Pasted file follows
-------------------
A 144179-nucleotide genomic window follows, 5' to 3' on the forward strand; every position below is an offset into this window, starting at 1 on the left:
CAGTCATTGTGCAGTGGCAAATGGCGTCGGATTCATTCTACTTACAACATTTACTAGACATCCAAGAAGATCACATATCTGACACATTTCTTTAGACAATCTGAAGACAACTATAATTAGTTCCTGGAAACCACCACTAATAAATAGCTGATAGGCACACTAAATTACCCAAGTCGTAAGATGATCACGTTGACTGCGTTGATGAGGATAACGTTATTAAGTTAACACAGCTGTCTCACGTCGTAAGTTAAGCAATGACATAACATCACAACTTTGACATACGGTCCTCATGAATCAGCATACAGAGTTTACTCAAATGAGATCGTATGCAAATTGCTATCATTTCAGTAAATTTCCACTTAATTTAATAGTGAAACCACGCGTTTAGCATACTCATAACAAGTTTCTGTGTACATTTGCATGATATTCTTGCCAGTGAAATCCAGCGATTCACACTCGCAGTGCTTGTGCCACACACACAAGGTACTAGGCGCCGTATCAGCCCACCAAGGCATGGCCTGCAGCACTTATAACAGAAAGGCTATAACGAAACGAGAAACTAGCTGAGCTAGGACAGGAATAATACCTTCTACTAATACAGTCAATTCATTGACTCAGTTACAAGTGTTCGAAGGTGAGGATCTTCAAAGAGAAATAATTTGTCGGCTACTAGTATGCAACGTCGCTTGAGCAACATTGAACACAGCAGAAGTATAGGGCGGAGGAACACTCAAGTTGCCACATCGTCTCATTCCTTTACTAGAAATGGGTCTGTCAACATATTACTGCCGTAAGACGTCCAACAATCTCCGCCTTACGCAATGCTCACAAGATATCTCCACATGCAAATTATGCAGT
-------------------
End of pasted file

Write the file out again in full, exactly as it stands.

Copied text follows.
A 144179-nucleotide genomic window follows, 5' to 3' on the forward strand; every position below is an offset into this window, starting at 1 on the left:
CAGTCATTGTGCAGTGGCAAATGGCGTCGGATTCATTCTACTTACAACATTTACTAGACATCCAAGAAGATCACATATCTGACACATTTCTTTAGACAATCTGAAGACAACTATAATTAGTTCCTGGAAACCACCACTAATAAATAGCTGATAGGCACACTAAATTACCCAAGTCGTAAGATGATCACGTTGACTGCGTTGATGAGGATAACGTTATTAAGTTAACACAGCTGTCTCACGTCGTAAGTTAAGCAATGACATAACATCACAACTTTGACATACGGTCCTCATGAATCAGCATACAGAGTTTACTCAAATGAGATCGTATGCAAATTGCTATCATTTCAGTAAATTTCCACTTAATTTAATAGTGAAACCACGCGTTTAGCATACTCATAACAAGTTTCTGTGTACATTTGCATGATATTCTTGCCAGTGAAATCCAGCGATTCACACTCGCAGTGCTTGTGCCACACACACAAGGTACTAGGCGCCGTATCAGCCCACCAAGGCATGGCCTGCAGCACTTATAACAGAAAGGCTATAACGAAACGAGAAACTAGCTGAGCTAGGACAGGAATAATACCTTCTACTAATACAGTCAATTCATTGACTCAGTTACAAGTGTTCGAAGGTGAGGATCTTCAAAGAGAAATAATTTGTCGGCTACTAGTATGCAACGTCGCTTGAGCAACATTGAACACAGCAGAAGTATAGGGCGGAGGAACACTCAAGTTGCCACATCGTCTCATTCCTTTACTAGAAATGGGTCTGTCAACATATTACTGCCGTAAGACGTCCAACAATCTCCGCCTTACGCAATGCTCACAAGATATCTCCACATGCAAATTATGCAGT